Leadership and Management Literacy


Dr. Noel Tichy is a professor of management and organization at the Ross School of Business at the University of Michigan. He has been the director of Global Business Partnership and for over a decade he ran the Global Leadership Program which is a 36-company consortium of Japanese, European, and North American companies who partnered to develop senior executives and conduct action research on globalization in China, India, Russia and Brazil.

Dr. Tichy is the author of Judgment on the Front Line: How Smart Companies Win by Trusting Their People, which he co-authored with Chris DeRose.

Dr. Tichy has long been regarded as a staple of management literacy, and noted by his rating of being one of the Top 10 Management Gurus by Business Week and Business 2.0. He has served on editorial boards of the Academy of Management Review, Organizational Dynamics, The Journal of Business Research, The Journal of Business Strategy, and was the founding Editor and Chief of Human Resource Management.

He consults widely with private and public sectors and he is a senior partner in Action Learning Associates. His clients have included Best Buy, GE, Pepsi, Cocoa Cola, GM, Nokia, 3M, and Royal Dutch Shell.

Dr. Relly Nadler: You know we can go on more with your background, but I think for our listeners, they want to hear from you and so do we. One of the questions we like to ask folks is who have been some of your greatest leaders and greatest influences? You have been in the field for so long and have contributed so much, who have been some of your key folks?

Dr. Noel Tichy: Well, it goes back to the early 1970’s; I was a professor at the Graduate School of Business, Columbia University. I got very involved with the Mr. Luther King Health Center in the South Bronx, the neighborhood health center. As a matter of fact, the first book I did was on my experience there. I was profoundly influenced by the engagement of the local community in running this neighborhood health center. It was one of 144 in the country and it was the model for the country. All of the 500 staff, was from the neighborhood. Delores – 1967; African American on welfare, 8 kids, but in 1972 she had finished her Masters in Public Health from the University of Michigan and was CEO of the Martin Luther King Health Center. I learned about the latent capability of leadership in people that we normally would write-off as not part of the leadership cadre – huge impact.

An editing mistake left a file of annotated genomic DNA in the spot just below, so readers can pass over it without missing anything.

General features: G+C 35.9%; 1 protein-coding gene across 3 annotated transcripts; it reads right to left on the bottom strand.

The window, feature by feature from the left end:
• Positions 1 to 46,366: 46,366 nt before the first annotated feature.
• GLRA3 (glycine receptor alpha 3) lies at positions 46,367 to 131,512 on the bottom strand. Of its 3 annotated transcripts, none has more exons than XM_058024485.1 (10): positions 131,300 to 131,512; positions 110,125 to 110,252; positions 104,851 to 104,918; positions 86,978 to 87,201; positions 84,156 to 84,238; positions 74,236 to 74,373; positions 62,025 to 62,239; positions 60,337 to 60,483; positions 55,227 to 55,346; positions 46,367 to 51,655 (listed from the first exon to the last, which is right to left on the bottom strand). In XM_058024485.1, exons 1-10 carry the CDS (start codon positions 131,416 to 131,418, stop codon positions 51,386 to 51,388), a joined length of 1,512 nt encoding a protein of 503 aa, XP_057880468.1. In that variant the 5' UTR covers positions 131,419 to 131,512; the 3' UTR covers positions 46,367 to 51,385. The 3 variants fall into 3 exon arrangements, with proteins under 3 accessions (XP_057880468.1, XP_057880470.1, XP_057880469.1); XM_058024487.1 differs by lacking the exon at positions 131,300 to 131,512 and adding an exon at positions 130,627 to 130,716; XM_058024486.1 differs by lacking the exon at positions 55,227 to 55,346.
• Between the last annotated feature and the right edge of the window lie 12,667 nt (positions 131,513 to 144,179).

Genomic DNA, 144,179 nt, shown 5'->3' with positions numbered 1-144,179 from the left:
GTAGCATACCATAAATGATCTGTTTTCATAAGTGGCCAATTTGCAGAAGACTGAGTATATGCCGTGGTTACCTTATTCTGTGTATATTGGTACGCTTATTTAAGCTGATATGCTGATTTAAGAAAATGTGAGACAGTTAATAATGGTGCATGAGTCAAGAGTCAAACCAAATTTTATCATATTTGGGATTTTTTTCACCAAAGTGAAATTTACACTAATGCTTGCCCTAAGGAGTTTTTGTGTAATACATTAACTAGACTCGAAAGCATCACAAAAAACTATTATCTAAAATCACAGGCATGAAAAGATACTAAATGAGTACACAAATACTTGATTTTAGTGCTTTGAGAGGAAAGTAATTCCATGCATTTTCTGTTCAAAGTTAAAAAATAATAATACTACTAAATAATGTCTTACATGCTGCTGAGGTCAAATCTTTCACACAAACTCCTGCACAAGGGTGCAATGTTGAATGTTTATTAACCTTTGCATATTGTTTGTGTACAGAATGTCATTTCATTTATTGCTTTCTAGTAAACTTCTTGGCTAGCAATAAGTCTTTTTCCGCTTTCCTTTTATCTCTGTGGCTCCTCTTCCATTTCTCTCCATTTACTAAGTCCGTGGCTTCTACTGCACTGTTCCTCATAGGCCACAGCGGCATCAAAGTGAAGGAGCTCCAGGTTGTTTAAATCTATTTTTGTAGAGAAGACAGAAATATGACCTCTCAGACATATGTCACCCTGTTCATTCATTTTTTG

Similar experience; I moved to Hazard Kentucky and ran a rural health clinic for a year in Hazard Kentucky. Again, all of the staff came from the area, when given the opportunity, and when developed, they became outstanding leaders.

Then I would say the other shaping experience was running General Electric’s Crotonville for two years for Jack Welch and having the opportunity to try and develop 10,000 GE Leaders a year. One other influence, the most impactful academic influence was James MacGregor Burns’s book, Leadership, which is a Pulitzer Prize winning book. He is a political historian, and political scientist. It has nothing to do with business; it had to do with transactional versus transformational leaders. Basically, trained for me the notion that transactional leaders are bureaucrats, transformational leaders fundamentally alter what they have lead, never to go back; Martin Luther and the reformation, Gandhi, and Martin Luther King. I used that to write a book in the early 80’s called The Transformational Leader. Those were probably the big events that impacted how I think about leadership.

Dr. Cathy Greenberg: Now Noah, I think it’s important for our audience to know that you have co-authored so many of what we would call the salient books on leadership, starting with every business, as a growth business with Ram Charan, you created Crotonville, and you co-authored Control Your Destiny or Someone Else Will, How Jack Welch is making GE the World’s most competitive company. In the last few years, you have done a stellar job of bringing to light the idea of judgment which is one of the predecessors of being ethical, and having unyielding integrity, which is another one of your books, The Ethical Challenge: How to Lead with Unyielding Integrity.